On Friday, I sent a routine email and almost instantly received a unique auto-reply: "Out of office with limited email access. Returning by 2 p.m."
She hadn’t gone on vacation for several days. She wasn’t traveling for the day. The response implied instead: I’m away from my desk for a matter of hours and I’m so concerned about incoming emails that I’m setting a half-day auto-responder.
I emailed the woman again to find out what prompted that message, and haven’t heard back yet. So instead, I’ve spent the past three days mentally cataloguing every potential scenario that would result in my own similarly short-term out-of-office response. Here’s what I’ve come up with so far:
With our always-connected culture, there’s often no such thing as set “office hours.” You’re always on–whether you’re in the office, at home, or anywhere in between.
It’s a dangerous place to be. If you’re a boss, you’re tacitly encouraging the people around you to always be on. Maybe you can handle it well. Maybe they can’t. And if you’re immediately responding to every single email, you’re setting an external expectation–to everyone you know–that you’re always available.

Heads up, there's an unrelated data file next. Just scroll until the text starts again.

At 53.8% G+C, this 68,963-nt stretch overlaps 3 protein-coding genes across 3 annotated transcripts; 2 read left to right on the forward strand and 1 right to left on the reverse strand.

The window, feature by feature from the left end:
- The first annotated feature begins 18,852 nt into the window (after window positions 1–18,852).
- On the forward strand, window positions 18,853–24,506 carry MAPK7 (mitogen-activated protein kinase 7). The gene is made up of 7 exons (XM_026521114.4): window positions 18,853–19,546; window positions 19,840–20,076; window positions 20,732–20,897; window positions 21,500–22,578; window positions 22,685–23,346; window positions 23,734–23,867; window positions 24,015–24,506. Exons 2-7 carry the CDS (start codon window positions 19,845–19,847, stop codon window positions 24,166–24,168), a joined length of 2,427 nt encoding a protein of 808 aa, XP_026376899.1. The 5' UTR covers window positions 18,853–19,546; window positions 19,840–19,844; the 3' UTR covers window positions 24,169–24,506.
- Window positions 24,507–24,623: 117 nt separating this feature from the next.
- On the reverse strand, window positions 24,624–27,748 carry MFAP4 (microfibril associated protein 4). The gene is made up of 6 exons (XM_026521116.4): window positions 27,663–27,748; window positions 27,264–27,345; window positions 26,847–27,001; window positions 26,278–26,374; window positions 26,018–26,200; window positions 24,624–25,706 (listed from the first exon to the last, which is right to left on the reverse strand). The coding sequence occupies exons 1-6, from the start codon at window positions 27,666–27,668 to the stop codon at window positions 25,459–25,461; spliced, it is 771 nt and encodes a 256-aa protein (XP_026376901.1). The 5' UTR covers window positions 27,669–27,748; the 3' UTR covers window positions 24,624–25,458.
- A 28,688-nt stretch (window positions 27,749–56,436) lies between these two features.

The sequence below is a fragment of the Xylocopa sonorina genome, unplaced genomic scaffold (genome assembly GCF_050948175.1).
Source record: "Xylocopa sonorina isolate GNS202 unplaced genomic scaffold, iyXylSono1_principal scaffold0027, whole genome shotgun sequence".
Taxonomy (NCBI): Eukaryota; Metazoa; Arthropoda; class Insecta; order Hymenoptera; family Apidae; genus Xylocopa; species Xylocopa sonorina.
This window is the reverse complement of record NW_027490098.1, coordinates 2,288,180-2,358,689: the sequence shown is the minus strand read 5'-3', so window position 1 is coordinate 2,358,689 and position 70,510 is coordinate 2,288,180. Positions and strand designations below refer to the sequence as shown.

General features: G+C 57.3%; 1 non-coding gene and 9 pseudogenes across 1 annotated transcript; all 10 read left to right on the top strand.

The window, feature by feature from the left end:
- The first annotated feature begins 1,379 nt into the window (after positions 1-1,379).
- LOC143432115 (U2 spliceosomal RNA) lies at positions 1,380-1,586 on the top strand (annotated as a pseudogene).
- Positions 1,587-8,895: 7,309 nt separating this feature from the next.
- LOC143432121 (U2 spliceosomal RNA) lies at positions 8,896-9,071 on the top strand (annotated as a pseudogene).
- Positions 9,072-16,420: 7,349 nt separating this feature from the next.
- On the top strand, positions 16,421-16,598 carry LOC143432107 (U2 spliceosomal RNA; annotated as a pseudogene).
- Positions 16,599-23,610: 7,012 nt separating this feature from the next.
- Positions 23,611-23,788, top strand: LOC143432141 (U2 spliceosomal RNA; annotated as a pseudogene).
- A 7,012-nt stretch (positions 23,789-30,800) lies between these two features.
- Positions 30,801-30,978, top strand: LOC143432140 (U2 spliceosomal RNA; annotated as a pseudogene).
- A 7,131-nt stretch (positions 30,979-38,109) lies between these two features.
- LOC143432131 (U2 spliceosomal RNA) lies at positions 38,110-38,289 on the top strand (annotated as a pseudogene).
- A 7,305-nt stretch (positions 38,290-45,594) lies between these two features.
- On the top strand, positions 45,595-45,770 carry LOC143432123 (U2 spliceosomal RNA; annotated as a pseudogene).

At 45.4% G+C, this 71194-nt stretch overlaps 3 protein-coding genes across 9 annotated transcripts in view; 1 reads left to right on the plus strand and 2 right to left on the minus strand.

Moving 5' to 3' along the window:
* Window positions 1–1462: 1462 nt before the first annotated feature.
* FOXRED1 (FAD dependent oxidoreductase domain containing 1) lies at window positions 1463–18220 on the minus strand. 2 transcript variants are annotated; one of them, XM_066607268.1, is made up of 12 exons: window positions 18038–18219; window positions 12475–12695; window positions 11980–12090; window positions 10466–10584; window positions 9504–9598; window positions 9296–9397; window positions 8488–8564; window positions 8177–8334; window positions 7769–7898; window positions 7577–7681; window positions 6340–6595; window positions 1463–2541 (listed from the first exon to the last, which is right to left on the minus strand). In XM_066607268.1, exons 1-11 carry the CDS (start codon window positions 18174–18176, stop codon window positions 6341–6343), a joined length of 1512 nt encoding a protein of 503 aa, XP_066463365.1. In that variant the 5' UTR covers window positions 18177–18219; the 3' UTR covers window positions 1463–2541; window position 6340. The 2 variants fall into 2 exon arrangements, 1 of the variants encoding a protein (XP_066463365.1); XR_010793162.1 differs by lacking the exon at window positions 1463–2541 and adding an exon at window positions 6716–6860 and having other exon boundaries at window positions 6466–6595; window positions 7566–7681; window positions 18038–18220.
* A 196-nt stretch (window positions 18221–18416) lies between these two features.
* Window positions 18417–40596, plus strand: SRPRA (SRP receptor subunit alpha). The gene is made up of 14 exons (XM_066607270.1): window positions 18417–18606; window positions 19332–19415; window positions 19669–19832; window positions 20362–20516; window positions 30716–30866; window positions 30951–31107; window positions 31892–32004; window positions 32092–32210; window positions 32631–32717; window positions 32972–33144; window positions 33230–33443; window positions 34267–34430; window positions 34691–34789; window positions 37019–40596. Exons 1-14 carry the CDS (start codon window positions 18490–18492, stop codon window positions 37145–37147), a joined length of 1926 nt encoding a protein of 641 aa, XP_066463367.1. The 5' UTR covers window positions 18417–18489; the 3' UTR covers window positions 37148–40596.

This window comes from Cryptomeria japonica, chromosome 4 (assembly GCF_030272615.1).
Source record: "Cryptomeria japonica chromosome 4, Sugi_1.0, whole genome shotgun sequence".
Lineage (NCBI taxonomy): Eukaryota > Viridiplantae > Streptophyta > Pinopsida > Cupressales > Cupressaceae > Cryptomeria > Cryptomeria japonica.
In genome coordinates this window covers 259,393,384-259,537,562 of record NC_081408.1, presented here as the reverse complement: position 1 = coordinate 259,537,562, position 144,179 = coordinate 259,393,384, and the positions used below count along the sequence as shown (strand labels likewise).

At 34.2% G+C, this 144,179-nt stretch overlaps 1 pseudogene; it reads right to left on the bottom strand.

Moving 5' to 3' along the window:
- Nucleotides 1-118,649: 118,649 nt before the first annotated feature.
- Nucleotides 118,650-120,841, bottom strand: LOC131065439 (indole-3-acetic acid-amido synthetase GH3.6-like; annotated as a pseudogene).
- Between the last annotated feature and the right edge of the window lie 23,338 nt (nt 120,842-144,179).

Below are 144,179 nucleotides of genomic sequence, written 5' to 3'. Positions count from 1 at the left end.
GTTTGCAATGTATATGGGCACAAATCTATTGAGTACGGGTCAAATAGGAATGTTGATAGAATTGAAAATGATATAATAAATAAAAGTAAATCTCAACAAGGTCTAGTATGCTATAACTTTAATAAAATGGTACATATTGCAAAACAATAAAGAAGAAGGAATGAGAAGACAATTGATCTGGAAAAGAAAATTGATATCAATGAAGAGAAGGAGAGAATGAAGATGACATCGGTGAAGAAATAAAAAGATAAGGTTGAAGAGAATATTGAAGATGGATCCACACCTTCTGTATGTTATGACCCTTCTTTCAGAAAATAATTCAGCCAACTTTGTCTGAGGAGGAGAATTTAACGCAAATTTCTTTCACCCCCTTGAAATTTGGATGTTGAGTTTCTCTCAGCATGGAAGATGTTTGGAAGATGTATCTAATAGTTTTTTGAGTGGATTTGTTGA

Plus, the risk of burnout and related health issues is real. Last year, Inc.com columnist Glenn Leibowitz wrote about a study that examined the effects of checking email outside of work hours. “Expectations around responding to email after normal work hours result in anxiety, which adversely affects the health of employees and their families,” Leibowitz summarized, before directly quoting the study itself: “The mere expectations of availability increase strain for employees and their significant others –even when employees do not engage in actual work during nonwork time.”
As someone familiar with the adrenaline spike that comes with an after-hours Slack notification, that feels right to me. So, take this as a friendly Monday reminder: Remember to unplug a little. Your work is unlikely to collapse because of it.
And if someone panics because you haven’t responded to their email within minutes? Barring a real emergency, that’s probably their problem.
This article is from Inc.com